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The Moment: Salli Higgins
Sometimes there’s a single day that changes your life forever. For former social worker Salli Higgins, 43, that day looked just like any other.
On March 30, 2012 Salli had taken her two boys William and Jack to school. And, just like she did every Friday, she met a good friend so they could go dog walking together.
Afterwards they grabbed a coffee at the local shops and went home. Suddenly Salli felt ill. She threw up and lay down on the bed. That’s the last thing she remembers.
Listen to Salli tell Ginger Gorman about the moment that changed her life in our podcast…or read on for more.
“In hindsight, I’ve been told that’s probably when the [brain] aneurysm had burst, and it’s the body’s way of trying to expel the foreign matter,” Salli says.
She never showed up to get her boys from school at home time. That’s when alarm bells started ringing. The school rang her husband, Tim. He then telephoned Salli’s parents.
“They just live in the next suburb to us, and they have a front door key, so they came across and then found me unconscious on the bed.
“I think they thought that initially I was asleep. Apparently I looked very peaceful…but then they realised they couldn’t rouse me, and that’s when they then called the ambulance,” Salli explains.
Once Salli got to hospital and had a battery of tests, the news was grim.
“At that stage, they were telling my husband to prepare the kids for me not coming home, and were giving him single digit chances of survival,” Salli continues matter-of-factly.
At the insistence of her husband, Salli was airlifted to Sydney and operated on by Michael Morgan, a professor of cerebrovascular neurosurgery. (That means he specialises in treating diseases of the blood vessels that supply the brain.)
To this day, Salli believes Professor Morgan’s ability to “to clip the aneurysm” is the reason she survived to tell the tale.
The stroke has “had a huge, huge impact” on Salli’s life and that of her family – especially her two young sons, who were aged six and eight at the time.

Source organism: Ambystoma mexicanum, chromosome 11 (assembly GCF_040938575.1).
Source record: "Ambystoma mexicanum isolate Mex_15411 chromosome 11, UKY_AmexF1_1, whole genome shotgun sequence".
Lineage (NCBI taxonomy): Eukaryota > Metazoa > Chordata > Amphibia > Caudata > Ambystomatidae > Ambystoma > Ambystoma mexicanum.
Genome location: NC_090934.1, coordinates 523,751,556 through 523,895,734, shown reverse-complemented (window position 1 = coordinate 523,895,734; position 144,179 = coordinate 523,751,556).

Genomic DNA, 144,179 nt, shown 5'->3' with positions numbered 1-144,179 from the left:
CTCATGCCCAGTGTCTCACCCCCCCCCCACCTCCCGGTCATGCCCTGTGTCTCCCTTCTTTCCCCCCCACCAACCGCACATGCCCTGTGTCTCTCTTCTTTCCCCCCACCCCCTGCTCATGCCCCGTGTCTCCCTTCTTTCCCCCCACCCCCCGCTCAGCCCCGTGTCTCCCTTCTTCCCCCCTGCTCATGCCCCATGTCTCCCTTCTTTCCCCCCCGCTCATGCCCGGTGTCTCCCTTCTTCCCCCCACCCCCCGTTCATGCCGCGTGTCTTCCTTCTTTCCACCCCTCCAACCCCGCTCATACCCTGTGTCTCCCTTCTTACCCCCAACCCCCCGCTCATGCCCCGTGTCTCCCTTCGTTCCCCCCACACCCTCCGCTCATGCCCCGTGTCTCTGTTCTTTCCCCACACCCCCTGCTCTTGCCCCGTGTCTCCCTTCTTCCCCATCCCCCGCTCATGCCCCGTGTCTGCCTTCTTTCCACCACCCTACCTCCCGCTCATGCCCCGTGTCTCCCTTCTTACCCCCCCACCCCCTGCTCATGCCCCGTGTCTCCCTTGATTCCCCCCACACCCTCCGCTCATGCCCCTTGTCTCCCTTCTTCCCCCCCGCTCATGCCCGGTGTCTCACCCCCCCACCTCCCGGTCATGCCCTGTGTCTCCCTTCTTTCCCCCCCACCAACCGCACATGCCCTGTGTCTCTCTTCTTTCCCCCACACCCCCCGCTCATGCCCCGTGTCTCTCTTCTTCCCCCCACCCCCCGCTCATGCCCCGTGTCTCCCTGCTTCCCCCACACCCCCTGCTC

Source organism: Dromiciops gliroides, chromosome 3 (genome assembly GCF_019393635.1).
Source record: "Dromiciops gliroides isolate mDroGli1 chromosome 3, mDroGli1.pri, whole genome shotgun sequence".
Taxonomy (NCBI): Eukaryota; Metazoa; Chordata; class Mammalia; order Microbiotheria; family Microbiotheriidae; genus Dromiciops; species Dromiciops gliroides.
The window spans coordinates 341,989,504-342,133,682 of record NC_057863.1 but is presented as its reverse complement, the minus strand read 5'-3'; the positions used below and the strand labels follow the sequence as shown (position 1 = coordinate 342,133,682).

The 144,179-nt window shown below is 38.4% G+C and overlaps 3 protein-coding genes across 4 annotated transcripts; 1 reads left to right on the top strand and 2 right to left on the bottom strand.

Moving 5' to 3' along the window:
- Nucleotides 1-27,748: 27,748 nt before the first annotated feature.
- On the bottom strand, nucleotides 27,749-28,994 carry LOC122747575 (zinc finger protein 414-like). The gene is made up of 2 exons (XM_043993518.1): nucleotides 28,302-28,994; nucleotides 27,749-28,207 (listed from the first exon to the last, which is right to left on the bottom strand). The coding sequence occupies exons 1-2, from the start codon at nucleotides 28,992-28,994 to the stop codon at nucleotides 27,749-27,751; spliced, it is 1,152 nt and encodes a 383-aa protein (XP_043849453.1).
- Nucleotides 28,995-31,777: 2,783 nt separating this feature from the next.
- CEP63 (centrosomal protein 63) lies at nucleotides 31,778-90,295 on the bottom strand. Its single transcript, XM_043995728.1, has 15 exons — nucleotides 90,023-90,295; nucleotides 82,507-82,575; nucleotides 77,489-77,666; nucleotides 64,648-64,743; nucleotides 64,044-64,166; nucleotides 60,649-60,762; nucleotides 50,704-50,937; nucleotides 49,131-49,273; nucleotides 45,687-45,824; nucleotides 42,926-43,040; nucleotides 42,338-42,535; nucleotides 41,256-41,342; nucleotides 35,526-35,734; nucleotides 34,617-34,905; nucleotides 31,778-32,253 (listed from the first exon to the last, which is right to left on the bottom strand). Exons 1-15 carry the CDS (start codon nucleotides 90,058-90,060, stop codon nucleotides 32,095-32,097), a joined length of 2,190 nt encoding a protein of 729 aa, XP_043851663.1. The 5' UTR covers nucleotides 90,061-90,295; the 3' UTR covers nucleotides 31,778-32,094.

“During this perilous time, my husband and mother-in-law took turns to sit in the school office waiting area where my boys were at school every day in case they needed them.
“My mother-in-law, Paula, slept in my sons’ bedroom on the floor every night,” Salli recalls.
It also prompted her sons to ask their father seemingly unanswerable questions, such as: “What’s the purpose of living when bad things can happen to good people?”
Once Salli came home from hospital, doctors advised she was not to be left alone. She explains that this “certainly changes the dynamic” in a marriage; however, Salli says Tim “didn’t complain ever and has just been hugely supportive and beyond fabulous.”
It’s four years since the brain aneurysm. For Salli, rehabilitation has been a long, hard road.
“Things are starting to get back into normal, but things are also very different,” she says.
Salli describes brain injury as a “hidden disability” and says that in her case, “my short term memory has been affected.”
“It knocked my confidence as a mother, wife, worker and friend,” she says candidly.
While Salli works in a support role at Canberra Hospital, she will never work as social worker again.
“When people get to retire, they usually get to plan when it happens. They choose a date. They use up all their leave.
“For me, I woke up, had the aneurysm, and that’s my career over with,” Salli says.
But despite all the potential negatives, Salli has a quiet way of fighting this adversity.
She firmly believes “there has been some good things as a result of my stroke.”
By way of example, she says the near-death experience caused friends and family to rally around her.
“I had lost contact with friends, through no other reason except that the busyness of life, and now they’re back in my life again, and for that, I’m really grateful.
“I have enjoyed and taken all the opportunities to thank people in person who helped me recover,” she says with a smile, adding that now she’s certainly “living life more in the moment.”
Salli also says her children are stronger because of what they’ve been through.
“I think they’ve actually come through it remarkably well and [are] more resilient because of it,” she says.
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